How to get more out of the National Survey on Drug Use and Health
By Art Hughes and Rachel Lipari
A recently released NSDUH Report on state-level underage alcohol use and self-purchase of alcohol showed that rates varied somewhat from state to state.
Information on other state-level substance use and mental health measures can be found here.
Often the first question we get after the release of state-level results is “So why are we seeing differences between states?” or “Can NSDUH help me understand underage drinking in my state?”
These are good questions that can be partially addressed by examining additional data collected from NSDUH.
For example, underage drinking rates by gender, metropolitan/non-metropolitan area, and other demographic characteristics may provide the level of detail needed. Below I will provide more details about NSDUH and will direct you to resources that will allow you to do your own analysis.
Q: What is the National Survey on Drug Use and Health all about?
A: The National Survey on Drug Use and Health (NSDUH) is the primary source of statistical information on the use of illegal drugs, alcohol, and tobacco and also provides information on mental health problems and receipt of mental health services.
We collect data from the civilian, noninstitutionalized population aged 12 years old or older residing in the 50 states and the District of Columbia. The survey covers residents of households (persons living in houses/townhouses, apartments, condominiums; civilians living in housing on military bases, etc.) and persons in noninstitutional group quarters such as shelters, rooming/boarding houses, college dormitories, migratory workers’ camps, and halfway houses.
Excluded from the survey are persons with no fixed household address (e.g., homeless and/or transient persons not in shelters), active-duty military personnel, and residents of institutional group quarters, such as correctional facilities, nursing homes, mental institutions, and long-term hospitals.
We collect data through face-to-face interviews from persons selected at random and the interviews take place at the person’s place of residence. In addition to state-level estimates, NSDUH provides national, and substate, metropolitan area estimates. For more information about NSDUH reports and methodology go to http://www.samhsa.gov/data/NSDUH.aspx and http://www.samhsa.gov/data/2k12/NSDUH2009MRB/Index.aspx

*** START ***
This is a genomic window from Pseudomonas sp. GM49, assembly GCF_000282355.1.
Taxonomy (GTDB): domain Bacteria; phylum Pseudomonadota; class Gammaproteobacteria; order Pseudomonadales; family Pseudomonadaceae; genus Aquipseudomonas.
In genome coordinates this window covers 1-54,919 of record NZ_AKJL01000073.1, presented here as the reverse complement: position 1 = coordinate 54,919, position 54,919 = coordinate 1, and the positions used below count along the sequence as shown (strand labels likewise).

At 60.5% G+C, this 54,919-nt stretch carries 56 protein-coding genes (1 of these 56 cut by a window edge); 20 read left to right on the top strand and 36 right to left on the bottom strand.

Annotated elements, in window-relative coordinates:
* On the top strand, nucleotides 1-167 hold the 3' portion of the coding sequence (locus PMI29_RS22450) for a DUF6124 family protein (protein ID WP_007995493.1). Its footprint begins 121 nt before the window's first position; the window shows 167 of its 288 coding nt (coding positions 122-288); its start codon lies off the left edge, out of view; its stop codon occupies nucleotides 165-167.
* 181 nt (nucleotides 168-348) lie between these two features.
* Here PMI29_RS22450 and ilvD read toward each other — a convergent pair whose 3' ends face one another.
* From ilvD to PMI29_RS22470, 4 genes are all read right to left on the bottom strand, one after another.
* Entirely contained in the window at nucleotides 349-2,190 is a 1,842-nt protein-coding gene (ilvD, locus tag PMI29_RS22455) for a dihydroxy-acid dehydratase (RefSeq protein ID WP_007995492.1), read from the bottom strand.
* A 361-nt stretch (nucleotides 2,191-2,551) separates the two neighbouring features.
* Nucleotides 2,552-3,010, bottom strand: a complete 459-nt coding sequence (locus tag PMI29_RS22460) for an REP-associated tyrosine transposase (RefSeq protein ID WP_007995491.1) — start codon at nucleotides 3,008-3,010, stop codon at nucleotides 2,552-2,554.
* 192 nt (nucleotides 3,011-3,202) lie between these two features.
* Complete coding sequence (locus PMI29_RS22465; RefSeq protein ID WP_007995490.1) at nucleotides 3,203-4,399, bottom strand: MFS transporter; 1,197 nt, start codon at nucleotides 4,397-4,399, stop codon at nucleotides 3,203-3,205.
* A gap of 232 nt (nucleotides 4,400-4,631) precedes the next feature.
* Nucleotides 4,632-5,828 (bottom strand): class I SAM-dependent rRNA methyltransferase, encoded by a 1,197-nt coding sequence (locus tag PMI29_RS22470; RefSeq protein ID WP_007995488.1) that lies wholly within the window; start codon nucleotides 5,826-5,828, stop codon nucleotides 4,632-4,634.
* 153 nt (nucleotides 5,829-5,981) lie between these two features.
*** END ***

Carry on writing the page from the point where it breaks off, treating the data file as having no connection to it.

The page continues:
Q: Are NSDUH public-use datasets available that I can use to conduct state-level analyses on my own?
A: Yes, customized state-level NSDUH tables can be produced through the Restricted Data Analysis System (R-DAS). R-DAS is accessible on a secure server but the actual micro data will not be available for download. Disclosure limitation measures will be embedded in the R-DAS to ensure that any output will have no disclosures of confidential data. Currently, the years available for state-level analysis are 2002-2005 combined, 2006-2009 combined, and 2002-2009 combined. In the near future, R-DAS files based on two years of combined data will become available. An FAQ on the R-DAS and another system (the Data Portal) provides some information about these two systems. Sign up to receive updates on the future developments of these systems. Also see our report that describes the ways national and state-level NSDUH data can be accessed.
Q: Ok, so where can I find more information about what the Federal government is doing to reduce underage alcohol use?
A: SAMHSA and her partners in HHS and other agencies are involved in a variety of activities with the overall goal of reducing underage alcohol nationwide and the communities we live in. See below for additional information.
Communities that Care Curriculum: http://store.samhsa.gov/product/Communities-That-Care-Curriculum/PEP12-CTCPPT
2010 Town Hall Meetings: Mobilizing Communities To Prevent and Reduce Underage Alcohol Use: http://store.samhsa.gov/product/2010-Town-Hall-Meetings-Mobilizing-Communities-To-Prevent-and-Reduce-Underage-Alcohol-Use/SMA12-4448